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Car Camping Highway 666 in a 911


It was about time we went car camping in the 911 again. It’d been 2 years since our 3,500 mile honeymoon roadtrip.

Is it called Onthelanding when you scrape on the dirt a lot? Well, I couldn’t stand scraping very often, but a couple times we did become one with it while offroad scraping at low speeds getting to campsites. I’ve been meaning to crank the torsion’s just a bit to get “Condor” off the dirt.


If you’re not up to speed, this is Condor, our 1988 Porsche Carrera 3.2. We picked him up two and a half years ago and got to work getting the car back in shape. More info regarding the buy/work we did here!

We use the car for just about everything.

Even a bit of offroading.



Not long after doing all of the work we headed out on a

3,500 mile honeymoon roadtrip. More here.

It was awesome.

It was epic.

...and the car did great. It burns some oil, but with 10 quarts in the system it takes a while for it to matter.

At almost 2 years exactly since that original honeymoon camping trip, we decided it was high time we took Condor out on another camping trip. This one was much shorter (620 miles), but we chose the twistiest roads we could find.


We headed out from Phoenix for high ground. Finding a spot that is both remote feeling and still possible for a lowered Porsche 911 can be tough, but we always seem to luck out. Even if it takes a while.




In the morning we sat and watched hunters stalk deer on the hill sides not far away. Back in the dirt, back to happiness, back home.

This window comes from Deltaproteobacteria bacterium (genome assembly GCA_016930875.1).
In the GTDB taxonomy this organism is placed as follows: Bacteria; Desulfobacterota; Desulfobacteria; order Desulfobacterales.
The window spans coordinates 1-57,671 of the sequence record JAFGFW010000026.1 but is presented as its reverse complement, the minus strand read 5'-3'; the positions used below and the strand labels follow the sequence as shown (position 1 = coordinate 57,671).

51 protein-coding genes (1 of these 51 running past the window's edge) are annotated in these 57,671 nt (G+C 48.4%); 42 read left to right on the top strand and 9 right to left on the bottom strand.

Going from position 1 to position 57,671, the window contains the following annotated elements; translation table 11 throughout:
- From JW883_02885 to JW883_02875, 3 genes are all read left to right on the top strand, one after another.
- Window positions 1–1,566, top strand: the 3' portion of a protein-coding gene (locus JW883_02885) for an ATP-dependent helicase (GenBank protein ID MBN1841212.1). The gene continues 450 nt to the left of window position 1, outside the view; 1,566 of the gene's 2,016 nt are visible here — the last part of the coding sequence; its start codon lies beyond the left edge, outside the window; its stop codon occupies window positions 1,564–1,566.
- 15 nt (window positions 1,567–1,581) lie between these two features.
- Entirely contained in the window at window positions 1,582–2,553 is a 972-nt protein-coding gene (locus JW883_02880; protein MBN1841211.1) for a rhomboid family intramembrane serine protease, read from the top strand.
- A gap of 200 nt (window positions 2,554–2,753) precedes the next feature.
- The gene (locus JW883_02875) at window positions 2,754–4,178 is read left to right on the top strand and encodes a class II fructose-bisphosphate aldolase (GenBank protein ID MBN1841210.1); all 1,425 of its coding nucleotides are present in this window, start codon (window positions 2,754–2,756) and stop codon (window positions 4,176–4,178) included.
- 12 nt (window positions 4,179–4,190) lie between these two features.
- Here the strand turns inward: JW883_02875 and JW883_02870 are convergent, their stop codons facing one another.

That morning we started making our way over to Highway 666. Well, let’s be honest, it’s now called Highway 191. I think the signs kept being stolen. More on this fantastic and empty road.


As we left camp I wanted to show K the now forgotten community that exists off a dirt road very near to the middle of nowhere. After a mile of dirt you get onto a beautifully paved road. Then down to a large corral and a master planned community with fire hydrants and cul-de-sacs, but no homes. It’s a neat, if a bit eerie, spot. Horses that belong to a local ranch roam the streets.



Off to the small town of Alpine we went. The place we went for lunch was empty except for the owner giving guitar and mandolin lessons to local kids as we ate. It was a perfect reminder that we were in a part of the state that moves at a much slower pace than the big city.


The diner had it’s own sleepy vacuum.


We spent the entire day rallying along Highway 666. I’d last been here on a motorcycle, but we were going a fair bit quicker in Condor. We saw 1 other car at a pull out and 4 motorcycles later on. It was perfect.

You’ll have to wait for the video to see more of the turns, but this is the kind of stuff we’re talking about.


We did a lot of little dirt pull offs to check out the sights.


Where to next K?


Many miles of nothing.


Something about the shape of a 911. It’s hard coded into my brain to love it.